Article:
So when you're not at your best - say you're in pain, nauseated, tired of constantly being poked, prodded, asked questions (question like "how are you feeling?" when the answer hasn't changed), you can't go to the bathroom by yourself, and maybe you're just not in the mood to smile....yeah, you get some leeway. You get to be frustrated and be mad at life or its circumstances. But we're usually first in line on the receiving end of that frustration. It's important to see what the person in the bed is really trying to say if they lash out. Usually it's something like "I'm scared. I'm hurting. I'm tired. I really wish I was somewhere else right now." And they have every right to say that.
But sometimes that isn't the message at all. And it's palpable in the air. Sometimes someone is just plain out of line in a less-than-redeemable way where there isn't a middle ground. And when someone treats a good-natured, hard-working co-worker who happens to be a top player on that #fantasy nursing #league...that gets really hard to turn a blind eye to.
We had a young buck on the floor who was being...well, a young buck, towards my esteemed colleague. I felt that it needed addressing - and when the time came to do so, I explained what was wrong with his behavior in a pretty straight-forward and professional fashion, in the presence of a responsible adult at bedside to sort of serve as a neutral third party advocate figure in this discussion.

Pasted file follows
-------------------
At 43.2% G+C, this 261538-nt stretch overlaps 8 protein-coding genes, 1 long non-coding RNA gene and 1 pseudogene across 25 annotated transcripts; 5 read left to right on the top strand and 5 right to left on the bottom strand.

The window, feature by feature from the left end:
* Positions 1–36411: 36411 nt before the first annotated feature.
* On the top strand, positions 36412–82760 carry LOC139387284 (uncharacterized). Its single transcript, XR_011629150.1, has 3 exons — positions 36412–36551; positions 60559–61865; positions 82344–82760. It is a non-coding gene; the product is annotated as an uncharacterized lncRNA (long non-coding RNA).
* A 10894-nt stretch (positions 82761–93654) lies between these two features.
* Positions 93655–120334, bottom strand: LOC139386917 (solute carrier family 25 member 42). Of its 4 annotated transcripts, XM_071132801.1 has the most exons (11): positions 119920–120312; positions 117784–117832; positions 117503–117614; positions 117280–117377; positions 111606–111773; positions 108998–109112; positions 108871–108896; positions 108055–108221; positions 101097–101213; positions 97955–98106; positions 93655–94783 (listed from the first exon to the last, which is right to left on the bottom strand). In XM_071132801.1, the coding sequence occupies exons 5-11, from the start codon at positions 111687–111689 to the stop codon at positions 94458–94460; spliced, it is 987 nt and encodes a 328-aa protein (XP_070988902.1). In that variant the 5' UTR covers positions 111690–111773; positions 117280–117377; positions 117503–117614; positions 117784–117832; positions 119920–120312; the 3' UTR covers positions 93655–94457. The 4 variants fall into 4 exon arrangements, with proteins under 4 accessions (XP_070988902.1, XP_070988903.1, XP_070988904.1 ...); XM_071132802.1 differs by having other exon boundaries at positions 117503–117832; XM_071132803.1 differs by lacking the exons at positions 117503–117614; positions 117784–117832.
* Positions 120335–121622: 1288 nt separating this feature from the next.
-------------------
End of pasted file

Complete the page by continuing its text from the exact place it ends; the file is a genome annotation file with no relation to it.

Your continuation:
A simple quick talk and an apology to the nurse, right?
I need to remember that parenting happens in a lot of different ways for a lot of different people.
What happened next, was that time slowed down a little bit. I heard a low-pitched humming noise and saw that a glowing red light in the form of eye-lasers had come to life in the nearby adult...this person also happened to be the father. All of the background sounds and noises in the room - the beeps, the machines - everything, got really quiet and scared. The person in the bed suddenly looked more like a boy than a teenager and was frozen and staring down and straight ahead. I heard the sound of stone grinding against stone as the father's head slowly turned in the boy's direction. The red glow of his eyes cut a swathe across the room as his gaze shifted to his son. I realized I was also frozen in place, like the boy.
"Oh crap," I thought. "We spent a lot of time saving this kid's life and I just got him killed"
Dad took the reigns from there and um...well, the boy was really, really, REALLY nice from there on out. The man loves his son, clearly. We all expect the best from the people we love the most. And I respect that father very much - and not just because of the eye lasers. He's a good man. The initial intensity of that moment though, that's going to say with me for a while.
Being a teenager isn't easy, and being in a hospital isn't easy - for anyone. As long as we keep working to find that middle ground, and as long as nurses work to see the challenges that patients face while they're stuck in that bed, I think everybody will get to walk away better in the end.
Not sure what else to add to this blog, so I think I'll wrap it up there. Be good to each other and I'll keep trying to be good, too!